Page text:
There are typically hundreds of retroviruses found in healthy human beings.
Are retroviruses then cytotoxic? (In other words, are they able to kill or damage other cells).
As you point out human beings (and other organisms) have hundreds of retroviruses and many can be seen in the human genome, some of which appear to be the remains of deactivated viruses, others which may be active. Most retroviruses are not pathogenic - they don't cause disease.
This is because many retroviruses replicate slowly, budding and secreting from the cell surface in small numbers without killing their host cell.
There are several disease-causing retroviruses. Human T-cell Leukemia Virus (HTLV) can cause T-cells to replicate in an uncontrolled fashion, resulting in leukemia. This is not a necessary result for HTLV to replicate, but it is a result of viral infection as viral replication tweaks the cell machinery to replicate.
While it's not clear exactly how, Human Immunodeficiency Virus (HIV) kills its hosts cells. Unfortunately HIV's hosts are CD4 immune cells. The fact that sporadic replication of HIV can cause all host immune cells to die entirely makes HIV a pathogen.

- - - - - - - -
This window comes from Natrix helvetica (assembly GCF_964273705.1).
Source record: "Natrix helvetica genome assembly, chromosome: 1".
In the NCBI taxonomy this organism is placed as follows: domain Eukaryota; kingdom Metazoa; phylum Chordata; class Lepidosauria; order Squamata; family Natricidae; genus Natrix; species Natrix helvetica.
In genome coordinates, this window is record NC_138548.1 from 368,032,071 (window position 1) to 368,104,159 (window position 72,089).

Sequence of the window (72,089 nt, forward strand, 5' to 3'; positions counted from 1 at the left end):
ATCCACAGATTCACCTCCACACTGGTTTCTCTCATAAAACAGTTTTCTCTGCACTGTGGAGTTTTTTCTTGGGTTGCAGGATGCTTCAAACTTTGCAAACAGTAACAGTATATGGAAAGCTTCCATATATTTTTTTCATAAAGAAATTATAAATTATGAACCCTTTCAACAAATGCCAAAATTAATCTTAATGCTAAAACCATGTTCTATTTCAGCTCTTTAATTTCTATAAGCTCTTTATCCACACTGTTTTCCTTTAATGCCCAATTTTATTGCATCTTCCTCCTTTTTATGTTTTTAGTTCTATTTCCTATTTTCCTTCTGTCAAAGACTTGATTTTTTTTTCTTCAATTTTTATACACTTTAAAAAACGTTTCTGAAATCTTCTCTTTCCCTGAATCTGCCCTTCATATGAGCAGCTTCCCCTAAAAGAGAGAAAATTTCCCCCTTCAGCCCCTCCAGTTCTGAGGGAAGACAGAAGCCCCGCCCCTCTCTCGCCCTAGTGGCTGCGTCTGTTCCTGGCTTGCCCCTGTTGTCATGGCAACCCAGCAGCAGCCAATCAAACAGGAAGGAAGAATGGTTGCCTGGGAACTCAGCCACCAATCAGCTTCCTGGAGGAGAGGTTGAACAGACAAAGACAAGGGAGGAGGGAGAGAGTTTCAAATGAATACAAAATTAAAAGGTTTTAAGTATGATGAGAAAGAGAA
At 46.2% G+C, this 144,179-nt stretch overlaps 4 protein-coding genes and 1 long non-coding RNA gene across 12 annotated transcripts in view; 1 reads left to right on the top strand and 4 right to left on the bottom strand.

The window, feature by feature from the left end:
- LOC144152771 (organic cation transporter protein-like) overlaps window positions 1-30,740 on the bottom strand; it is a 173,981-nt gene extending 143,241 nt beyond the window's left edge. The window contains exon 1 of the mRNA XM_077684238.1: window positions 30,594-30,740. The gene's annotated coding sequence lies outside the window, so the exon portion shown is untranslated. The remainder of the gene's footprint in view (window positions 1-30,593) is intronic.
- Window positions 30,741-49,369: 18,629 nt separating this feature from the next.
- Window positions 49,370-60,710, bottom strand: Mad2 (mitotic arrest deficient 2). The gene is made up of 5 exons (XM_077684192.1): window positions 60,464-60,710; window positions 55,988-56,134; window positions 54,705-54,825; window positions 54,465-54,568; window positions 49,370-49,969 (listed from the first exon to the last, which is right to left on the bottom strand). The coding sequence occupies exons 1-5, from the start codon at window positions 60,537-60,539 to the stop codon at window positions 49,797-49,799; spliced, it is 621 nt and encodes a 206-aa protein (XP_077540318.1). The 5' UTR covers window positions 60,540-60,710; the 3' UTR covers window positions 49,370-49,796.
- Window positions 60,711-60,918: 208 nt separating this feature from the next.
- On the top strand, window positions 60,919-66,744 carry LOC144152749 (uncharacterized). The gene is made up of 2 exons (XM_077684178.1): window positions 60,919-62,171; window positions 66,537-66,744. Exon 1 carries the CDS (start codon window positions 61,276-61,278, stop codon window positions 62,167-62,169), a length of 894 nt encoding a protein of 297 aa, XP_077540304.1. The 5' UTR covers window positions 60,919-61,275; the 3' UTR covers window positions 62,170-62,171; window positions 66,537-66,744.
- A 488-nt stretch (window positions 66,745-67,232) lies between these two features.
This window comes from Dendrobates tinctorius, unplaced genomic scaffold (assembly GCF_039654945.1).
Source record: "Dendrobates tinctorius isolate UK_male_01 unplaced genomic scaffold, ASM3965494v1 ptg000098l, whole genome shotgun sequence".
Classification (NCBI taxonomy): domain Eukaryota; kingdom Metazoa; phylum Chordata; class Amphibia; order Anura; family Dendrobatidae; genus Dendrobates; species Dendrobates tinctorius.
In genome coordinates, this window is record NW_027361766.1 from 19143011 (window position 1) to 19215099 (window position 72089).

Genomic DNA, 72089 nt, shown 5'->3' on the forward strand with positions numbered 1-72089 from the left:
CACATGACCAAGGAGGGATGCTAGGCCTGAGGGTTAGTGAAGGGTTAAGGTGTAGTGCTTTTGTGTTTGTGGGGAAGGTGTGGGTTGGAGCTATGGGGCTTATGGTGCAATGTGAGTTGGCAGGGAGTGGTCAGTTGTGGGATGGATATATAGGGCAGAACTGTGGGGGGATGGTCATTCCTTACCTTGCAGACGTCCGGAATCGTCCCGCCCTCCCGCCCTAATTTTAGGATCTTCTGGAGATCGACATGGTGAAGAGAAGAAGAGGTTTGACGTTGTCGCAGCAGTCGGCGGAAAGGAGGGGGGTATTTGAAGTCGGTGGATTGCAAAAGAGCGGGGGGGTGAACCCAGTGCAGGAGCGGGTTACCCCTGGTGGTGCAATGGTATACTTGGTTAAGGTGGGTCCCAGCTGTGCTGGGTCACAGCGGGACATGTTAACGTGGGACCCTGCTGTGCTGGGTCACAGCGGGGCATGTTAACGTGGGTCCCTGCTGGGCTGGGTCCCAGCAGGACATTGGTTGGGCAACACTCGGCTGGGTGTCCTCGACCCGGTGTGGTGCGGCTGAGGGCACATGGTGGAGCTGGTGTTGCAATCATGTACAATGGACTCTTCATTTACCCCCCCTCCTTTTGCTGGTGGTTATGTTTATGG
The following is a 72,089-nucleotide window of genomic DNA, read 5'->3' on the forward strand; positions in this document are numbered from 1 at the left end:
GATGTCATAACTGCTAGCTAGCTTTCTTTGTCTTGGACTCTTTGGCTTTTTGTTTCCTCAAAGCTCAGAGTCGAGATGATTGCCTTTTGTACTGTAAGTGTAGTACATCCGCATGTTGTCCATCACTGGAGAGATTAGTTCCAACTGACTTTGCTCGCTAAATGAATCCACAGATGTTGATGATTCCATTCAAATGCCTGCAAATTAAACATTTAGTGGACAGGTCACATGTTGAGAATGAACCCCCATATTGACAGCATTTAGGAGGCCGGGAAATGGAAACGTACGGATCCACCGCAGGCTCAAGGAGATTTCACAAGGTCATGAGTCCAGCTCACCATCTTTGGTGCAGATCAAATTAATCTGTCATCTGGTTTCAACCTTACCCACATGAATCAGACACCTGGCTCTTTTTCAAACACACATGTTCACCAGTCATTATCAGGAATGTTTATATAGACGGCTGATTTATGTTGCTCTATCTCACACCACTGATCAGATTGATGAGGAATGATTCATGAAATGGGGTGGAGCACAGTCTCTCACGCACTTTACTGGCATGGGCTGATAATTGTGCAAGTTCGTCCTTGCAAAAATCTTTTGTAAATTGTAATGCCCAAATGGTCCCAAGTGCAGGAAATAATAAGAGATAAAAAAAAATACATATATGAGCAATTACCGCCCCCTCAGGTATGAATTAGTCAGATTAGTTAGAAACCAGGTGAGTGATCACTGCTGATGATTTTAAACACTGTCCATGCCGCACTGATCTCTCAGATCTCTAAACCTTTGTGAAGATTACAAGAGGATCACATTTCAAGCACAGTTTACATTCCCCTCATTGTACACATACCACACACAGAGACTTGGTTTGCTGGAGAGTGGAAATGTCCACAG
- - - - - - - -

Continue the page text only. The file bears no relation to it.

Disease is usually thought of as a lack of adaptation of a pathogen and host: viruses do better if they do not kill their host. Both these cases are possibly not the future for either virus: either could adapt to reproduce without causing a disease. Or they might have already , having spun off some strains into the pool of quiet retroviruses medical science does not concern itself with.